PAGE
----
Adaptive Leadership and Human-Centered Design: What the Future Holds for HR
“People analytics is here to stay,” declared Lexy Martin, Principal, Customer Value and Research at Visier, during a recent Outsmart Global Digital Summit panel. “Organizations are successfully using it, but where do we go from here?”
Clearly, data-driven decision-making for HR leaders is not a passing fad, but part of a permanent transformation. In the panel, Where do we go from here? The future of HR: 2021 and Beyond, Lexy discussed a number of trends and best practices with:
- Amit Mohindra, Founder & CEO of People Analytics Success
- Jason Averbook, CEO & Co-Founder of Leapgen
- Stela Lupushor, Chief-Reframer of Reframe.Work Inc.
- Nigel Dias, Managing Director of 3n Strategy
Below are some of the great Q&A that came out of that discussion:
Lexy: What do you see as the critical success factor that drives faster time-to-value for organizations as they become more data-driven today?
Amit: I surveyed almost 200 founding people analytics leaders and they really spoke about this notion of helping people to adapt to change.
The adaptive leadership system prepares and encourages people to deal with change. It’s a much more empathetic approach to leadership than transformational leadership, which is very much command and control and perhaps top-down. Adaptive leadership helps to recognize the distress that people are feeling, and move them from the current state to the future desired state.
Nigel: Investing in people analytics is like investing in decision-making. If we make better choices, we hopefully drive better outcomes. From our research, we saw that functions where leaders understood that value were eight times more likely to say they were creating strategic value from analytics. Key players enable that view of “we’re not just doing numbers, we’re investing in making better choices.”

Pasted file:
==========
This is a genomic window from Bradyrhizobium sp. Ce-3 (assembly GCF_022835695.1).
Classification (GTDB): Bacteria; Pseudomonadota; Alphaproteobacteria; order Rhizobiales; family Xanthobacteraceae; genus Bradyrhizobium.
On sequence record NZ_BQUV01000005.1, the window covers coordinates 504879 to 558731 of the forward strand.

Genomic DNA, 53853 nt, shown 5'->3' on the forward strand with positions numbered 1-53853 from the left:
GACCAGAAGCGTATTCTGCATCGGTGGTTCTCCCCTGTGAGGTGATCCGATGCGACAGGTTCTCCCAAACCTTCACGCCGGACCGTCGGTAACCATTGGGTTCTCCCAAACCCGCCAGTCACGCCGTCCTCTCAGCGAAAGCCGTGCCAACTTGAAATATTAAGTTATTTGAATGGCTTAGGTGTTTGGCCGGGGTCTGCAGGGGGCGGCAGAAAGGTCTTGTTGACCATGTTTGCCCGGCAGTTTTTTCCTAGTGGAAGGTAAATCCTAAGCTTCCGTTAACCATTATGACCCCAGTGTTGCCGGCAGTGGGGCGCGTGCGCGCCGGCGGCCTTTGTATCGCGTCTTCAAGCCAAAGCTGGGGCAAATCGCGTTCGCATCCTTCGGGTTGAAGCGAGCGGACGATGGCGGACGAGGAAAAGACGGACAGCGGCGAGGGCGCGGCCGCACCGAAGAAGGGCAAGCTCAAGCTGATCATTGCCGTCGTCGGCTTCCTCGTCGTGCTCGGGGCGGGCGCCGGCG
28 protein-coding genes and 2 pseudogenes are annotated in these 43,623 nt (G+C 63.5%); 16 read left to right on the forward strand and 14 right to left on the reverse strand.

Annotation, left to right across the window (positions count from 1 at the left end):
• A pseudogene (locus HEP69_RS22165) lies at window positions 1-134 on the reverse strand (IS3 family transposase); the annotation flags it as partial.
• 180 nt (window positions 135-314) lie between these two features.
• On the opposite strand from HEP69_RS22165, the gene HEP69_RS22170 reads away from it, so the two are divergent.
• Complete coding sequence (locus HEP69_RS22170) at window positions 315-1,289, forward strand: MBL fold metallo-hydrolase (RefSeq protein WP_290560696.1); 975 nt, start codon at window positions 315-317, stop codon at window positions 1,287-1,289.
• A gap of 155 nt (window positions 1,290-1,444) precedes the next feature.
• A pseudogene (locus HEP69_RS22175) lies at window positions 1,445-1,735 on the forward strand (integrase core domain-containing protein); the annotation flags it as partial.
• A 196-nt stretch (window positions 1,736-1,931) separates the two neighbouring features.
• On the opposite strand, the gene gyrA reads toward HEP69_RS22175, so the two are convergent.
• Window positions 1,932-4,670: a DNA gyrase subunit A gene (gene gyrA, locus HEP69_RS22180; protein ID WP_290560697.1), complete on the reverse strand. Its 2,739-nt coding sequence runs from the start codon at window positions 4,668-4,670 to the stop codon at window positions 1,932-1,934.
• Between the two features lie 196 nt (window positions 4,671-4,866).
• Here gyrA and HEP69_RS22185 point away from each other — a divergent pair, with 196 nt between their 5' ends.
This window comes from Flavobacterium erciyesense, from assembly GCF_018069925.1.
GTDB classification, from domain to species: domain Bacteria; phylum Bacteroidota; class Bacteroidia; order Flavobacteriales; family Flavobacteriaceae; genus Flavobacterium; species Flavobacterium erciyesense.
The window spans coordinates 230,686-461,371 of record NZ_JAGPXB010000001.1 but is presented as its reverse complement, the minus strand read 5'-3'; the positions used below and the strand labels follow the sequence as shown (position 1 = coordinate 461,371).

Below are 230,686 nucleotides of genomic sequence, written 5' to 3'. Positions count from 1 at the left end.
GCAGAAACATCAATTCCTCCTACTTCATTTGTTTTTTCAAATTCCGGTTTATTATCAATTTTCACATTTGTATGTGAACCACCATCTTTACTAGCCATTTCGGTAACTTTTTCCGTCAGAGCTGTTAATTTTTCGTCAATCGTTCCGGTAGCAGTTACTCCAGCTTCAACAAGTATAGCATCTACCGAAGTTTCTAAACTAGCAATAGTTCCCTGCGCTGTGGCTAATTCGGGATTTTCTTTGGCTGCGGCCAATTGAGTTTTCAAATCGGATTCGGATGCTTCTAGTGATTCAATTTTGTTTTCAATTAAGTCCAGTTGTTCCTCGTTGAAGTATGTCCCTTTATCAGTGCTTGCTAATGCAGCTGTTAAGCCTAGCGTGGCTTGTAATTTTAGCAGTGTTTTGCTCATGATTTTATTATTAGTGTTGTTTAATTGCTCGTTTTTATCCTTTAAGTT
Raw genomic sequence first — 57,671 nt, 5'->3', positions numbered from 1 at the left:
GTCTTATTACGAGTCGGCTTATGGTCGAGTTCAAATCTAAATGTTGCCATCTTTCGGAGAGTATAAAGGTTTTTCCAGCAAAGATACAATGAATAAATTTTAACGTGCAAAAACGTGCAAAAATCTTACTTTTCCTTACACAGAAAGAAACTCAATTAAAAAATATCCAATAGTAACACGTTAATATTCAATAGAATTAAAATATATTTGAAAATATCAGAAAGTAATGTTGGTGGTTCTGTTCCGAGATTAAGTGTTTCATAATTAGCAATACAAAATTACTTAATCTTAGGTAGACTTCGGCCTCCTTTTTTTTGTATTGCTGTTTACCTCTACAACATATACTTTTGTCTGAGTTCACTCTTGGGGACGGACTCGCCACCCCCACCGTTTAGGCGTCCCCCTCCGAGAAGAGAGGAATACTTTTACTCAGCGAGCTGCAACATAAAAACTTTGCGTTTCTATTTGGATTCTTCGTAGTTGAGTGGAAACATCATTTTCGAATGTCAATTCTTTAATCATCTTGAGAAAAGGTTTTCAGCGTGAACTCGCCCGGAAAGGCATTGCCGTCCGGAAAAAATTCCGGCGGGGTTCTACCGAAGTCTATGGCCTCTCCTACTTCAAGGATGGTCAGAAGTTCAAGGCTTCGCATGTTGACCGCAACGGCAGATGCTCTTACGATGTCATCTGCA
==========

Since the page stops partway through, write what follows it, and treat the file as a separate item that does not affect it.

Lexy: What are the critical success factors…to make employees want to share their data?
Stela: Traditionally in HR, we think in terms of the processes we manage. We just look through the lens of making choices about the measurements we plan for, technologies we implement or the process improvements we do. But when we start thinking of the worker as a consumer of our internal products and offerings, the lens is shifting. And now we have the ability to look at the journey end-to-end.
One simple example: people don’t quit overnight, they quit in what I call “paper cuts”. How early in the journey we can identify that intervention point where we may be able to make a positive impact and prevent the attrition. There are a lot of little breadcrumbs that have data and evidence along the journey, that we can then make intelligent decisions about ways to–in a small or in a major way–make a positive impact.
Jason: Dumb self-service isn’t an experience–it’s a transaction. HR people might get excited about new modules, but employees don’t get excited about new modules. What’s really important to understand is that great journeys allow employees–and entice employees–to take part in completing processes.
When we think about this concept of design and how we design for employees, we have to realize that we don’t design in a B2B format. We don’t even design in a B2C format. We have to design it in B2Me format that meets me–the persona that I am–in a way we’ll all actually use these solutions.